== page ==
Healthy Aging and The Eyes

September is Healthy Aging Month. So what are some of the factors to consider when thinking about healthy aging of the eyes? Many of the eye conditions that we encounter in the aging population, such as age-related macular degeneration, cataract, glaucoma, diabetic retinopathy, and even dry eyes are impacted by the individual’s nutritional status and overall health. There are many variables, but simply put, a healthy body leads to healthy eyes.

One of the most common questions I am asked by my patients is, “Is there a supplement that can help my eyes?” The answer to that question is of course dependent on the specific eye condition. While there is no single magic supplement for the eyes, a landmark study called the Age-Related Eye Disease Study (AREDS) was the first to demonstrate that a collection of nutritional supplements can indeed be an important part of patient care, specifically related to macular degeneration. Prior to this study, most of us would recommend multivitamins or other supplements with an “it wouldn’t hurt and it might help” attitude. Now providers are able to confidently state that the formula of supplements studied in AREDS, as well as the improved formula that was studied in the follow-up report called the Age-Related Eye Disease Study 2 (AREDS2), are significantly helpful in slowing down the progression of dry macular degeneration.

As proven by these studies, nutrition is key. Of course, a healthy lifestyle is a very important component to maintaining healthy eyes. For example, smoking significantly increases the risk of developing macular degeneration. While I always advise my patients with macular degeneration to take the AREDS2 supplement, it makes good sense to recommend a diet that contains the ingredients of this particular supplement for the general population. The formula includes vitamin C, vitamin E, lutein, zeaxanthin, zinc, and copper. Foods that are rich in C, lutein, and zeaxanthin include fruits and vegetables with dark green leaves (kale, spinach, broccoli) as well as those that have a yellow or orange color (squash, kiwi, carrots). Vitamin E is found in nuts (almonds, hazelnuts, peanuts) as well as salmon. Zinc is found readily in meat, and legumes (chickpeas, lentils, and beans). On a side note, copper isn’t a critical component of the formula. The reason for its inclusion was to decrease the risk of copper deficiency that may occur with high zinc intake. While copper deficiency was not noted during the study of this formula, the investigators didn’t see the harm in including it for the possible benefit of balancing the higher zinc amount in the formula. Having said that, copper is readily found in nuts.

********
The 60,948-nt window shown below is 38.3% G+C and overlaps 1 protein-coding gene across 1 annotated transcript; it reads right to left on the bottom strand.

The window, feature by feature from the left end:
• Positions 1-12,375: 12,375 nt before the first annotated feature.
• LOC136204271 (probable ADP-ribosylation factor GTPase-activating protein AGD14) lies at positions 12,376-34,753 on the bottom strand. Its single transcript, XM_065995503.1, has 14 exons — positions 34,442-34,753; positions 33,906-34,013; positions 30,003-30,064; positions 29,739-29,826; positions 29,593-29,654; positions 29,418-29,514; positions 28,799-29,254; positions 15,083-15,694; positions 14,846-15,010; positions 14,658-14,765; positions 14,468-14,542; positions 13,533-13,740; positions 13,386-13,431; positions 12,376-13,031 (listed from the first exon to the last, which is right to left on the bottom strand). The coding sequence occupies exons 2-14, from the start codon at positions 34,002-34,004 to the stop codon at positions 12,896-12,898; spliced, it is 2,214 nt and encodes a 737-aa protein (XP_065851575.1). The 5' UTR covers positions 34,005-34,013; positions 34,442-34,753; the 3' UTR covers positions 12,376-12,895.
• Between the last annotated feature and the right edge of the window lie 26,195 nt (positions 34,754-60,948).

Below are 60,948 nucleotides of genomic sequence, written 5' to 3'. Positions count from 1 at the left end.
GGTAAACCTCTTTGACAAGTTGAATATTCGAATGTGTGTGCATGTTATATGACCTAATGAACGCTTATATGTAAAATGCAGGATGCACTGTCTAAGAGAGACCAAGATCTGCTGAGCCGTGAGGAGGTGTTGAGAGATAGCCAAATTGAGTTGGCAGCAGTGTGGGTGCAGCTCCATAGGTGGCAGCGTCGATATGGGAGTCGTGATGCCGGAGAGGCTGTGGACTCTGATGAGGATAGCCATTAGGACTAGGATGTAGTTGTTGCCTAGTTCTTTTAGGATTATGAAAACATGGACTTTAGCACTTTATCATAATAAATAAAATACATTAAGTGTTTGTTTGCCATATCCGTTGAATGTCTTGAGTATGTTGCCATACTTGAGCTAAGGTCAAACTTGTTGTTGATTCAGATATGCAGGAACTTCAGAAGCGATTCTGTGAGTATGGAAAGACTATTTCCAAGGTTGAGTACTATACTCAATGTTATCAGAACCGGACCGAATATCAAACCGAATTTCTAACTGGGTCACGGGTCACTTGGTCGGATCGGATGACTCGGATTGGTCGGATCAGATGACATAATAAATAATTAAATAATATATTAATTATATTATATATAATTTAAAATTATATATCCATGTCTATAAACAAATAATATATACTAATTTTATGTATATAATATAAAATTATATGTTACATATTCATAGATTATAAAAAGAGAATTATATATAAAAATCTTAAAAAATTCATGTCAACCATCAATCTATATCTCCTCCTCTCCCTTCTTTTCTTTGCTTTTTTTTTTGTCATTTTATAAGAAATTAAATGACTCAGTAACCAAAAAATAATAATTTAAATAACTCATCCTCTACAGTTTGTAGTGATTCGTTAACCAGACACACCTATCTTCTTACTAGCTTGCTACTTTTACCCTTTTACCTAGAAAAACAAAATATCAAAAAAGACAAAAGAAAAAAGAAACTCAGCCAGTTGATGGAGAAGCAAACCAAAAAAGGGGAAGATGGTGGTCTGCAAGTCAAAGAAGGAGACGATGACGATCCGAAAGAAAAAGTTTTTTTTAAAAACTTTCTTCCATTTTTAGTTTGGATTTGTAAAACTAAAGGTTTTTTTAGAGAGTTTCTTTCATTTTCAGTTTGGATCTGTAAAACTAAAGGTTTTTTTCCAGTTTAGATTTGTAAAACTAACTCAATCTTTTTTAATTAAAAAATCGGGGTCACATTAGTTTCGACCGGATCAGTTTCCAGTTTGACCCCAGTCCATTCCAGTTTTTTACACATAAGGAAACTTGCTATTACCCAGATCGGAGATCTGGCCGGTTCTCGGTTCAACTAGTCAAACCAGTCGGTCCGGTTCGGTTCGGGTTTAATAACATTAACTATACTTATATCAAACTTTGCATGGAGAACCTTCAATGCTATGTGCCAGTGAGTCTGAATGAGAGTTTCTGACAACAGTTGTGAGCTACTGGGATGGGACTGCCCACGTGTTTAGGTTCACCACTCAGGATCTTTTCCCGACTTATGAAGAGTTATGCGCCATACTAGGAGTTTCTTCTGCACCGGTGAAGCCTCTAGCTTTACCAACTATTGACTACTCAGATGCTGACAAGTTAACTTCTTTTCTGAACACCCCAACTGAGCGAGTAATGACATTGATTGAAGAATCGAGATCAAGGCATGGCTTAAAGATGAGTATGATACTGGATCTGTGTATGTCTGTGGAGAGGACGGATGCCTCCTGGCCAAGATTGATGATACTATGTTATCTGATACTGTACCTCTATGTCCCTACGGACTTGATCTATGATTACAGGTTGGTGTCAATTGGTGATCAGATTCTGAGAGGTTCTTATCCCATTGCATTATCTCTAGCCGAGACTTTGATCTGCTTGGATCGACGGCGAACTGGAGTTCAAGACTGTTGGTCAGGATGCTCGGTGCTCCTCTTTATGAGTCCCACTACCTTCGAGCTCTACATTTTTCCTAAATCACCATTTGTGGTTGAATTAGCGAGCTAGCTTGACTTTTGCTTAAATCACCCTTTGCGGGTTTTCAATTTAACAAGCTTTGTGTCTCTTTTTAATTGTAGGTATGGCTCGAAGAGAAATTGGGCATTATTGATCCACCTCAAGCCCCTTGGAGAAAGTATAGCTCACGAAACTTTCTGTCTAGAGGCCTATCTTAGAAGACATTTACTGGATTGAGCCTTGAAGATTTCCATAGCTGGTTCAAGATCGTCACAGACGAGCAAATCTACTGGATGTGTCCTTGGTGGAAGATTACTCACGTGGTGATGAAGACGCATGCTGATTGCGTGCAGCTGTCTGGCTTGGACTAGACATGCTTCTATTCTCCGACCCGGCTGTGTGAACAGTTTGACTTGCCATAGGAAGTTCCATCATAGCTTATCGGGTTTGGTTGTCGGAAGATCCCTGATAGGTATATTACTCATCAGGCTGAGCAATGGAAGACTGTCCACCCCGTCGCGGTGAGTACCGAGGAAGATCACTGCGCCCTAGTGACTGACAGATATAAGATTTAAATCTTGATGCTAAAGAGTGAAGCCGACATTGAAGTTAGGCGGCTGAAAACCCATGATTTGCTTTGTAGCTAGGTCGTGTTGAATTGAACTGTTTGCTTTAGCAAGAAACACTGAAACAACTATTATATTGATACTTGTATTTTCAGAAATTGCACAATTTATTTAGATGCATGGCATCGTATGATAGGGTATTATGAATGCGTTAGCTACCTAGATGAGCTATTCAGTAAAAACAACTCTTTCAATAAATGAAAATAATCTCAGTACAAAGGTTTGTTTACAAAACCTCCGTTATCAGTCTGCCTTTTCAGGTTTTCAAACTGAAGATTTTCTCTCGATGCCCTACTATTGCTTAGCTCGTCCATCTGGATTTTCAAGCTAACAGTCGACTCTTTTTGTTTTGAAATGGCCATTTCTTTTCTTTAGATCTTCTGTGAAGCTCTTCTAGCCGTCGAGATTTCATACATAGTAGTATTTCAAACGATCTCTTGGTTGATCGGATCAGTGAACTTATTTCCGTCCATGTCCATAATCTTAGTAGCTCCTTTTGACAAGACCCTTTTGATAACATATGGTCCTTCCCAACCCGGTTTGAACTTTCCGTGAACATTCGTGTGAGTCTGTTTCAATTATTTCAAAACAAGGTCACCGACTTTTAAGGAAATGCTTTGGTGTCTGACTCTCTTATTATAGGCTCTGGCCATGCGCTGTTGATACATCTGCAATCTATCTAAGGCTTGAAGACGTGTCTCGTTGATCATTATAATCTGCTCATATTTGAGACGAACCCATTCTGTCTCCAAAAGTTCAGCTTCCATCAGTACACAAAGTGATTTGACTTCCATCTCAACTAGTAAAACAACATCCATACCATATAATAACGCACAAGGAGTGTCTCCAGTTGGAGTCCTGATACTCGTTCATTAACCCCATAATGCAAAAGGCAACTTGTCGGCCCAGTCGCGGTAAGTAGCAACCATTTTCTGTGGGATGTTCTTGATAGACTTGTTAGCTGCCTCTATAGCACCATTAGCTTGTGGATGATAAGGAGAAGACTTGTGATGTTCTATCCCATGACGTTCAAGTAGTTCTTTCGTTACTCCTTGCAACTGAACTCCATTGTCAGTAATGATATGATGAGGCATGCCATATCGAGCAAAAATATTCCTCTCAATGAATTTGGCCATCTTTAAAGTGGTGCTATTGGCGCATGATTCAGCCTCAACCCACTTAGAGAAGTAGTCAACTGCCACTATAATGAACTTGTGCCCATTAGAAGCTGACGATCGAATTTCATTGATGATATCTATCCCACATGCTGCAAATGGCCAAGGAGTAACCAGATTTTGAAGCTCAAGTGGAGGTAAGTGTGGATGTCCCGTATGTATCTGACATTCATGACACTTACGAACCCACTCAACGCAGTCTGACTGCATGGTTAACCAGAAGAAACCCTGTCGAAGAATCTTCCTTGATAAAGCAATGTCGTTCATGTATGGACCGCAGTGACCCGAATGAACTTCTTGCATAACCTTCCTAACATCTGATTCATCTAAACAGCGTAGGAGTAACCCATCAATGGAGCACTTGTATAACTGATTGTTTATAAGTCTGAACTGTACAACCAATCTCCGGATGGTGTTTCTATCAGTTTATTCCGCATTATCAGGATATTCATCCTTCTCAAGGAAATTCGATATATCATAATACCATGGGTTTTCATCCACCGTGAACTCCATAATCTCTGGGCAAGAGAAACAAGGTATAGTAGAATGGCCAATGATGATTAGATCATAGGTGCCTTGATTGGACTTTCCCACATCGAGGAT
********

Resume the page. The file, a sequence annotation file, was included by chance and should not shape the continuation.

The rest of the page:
However, it is interesting to note that even the improved AREDS2 formula did not change the course of cataract development. Therefore, again, it is necessary to determine the problem at hand before making specific supplement recommendations. With regards to cataracts, the factors that speed up progression are numerous, which is perhaps why we don’t know of a certain supplement that will keep them at bay. The better way to improve your odds is to adopt a healthy lifestyle. Studies indicate that smoking significantly increases the risk of cataract development earlier in life. Alcohol has been linked to this condition as well. Finally, obesity appears to increase the risk of cataracts in addition to other problems like strokes and heart conditions. Obesity is linked to type 2 diabetes mellitus, high blood pressure, high cholesterol, and each of these individual factors themselves has a correlation to cataract development. So it’s no surprise that an obese individual generally is at higher risk for cataracts.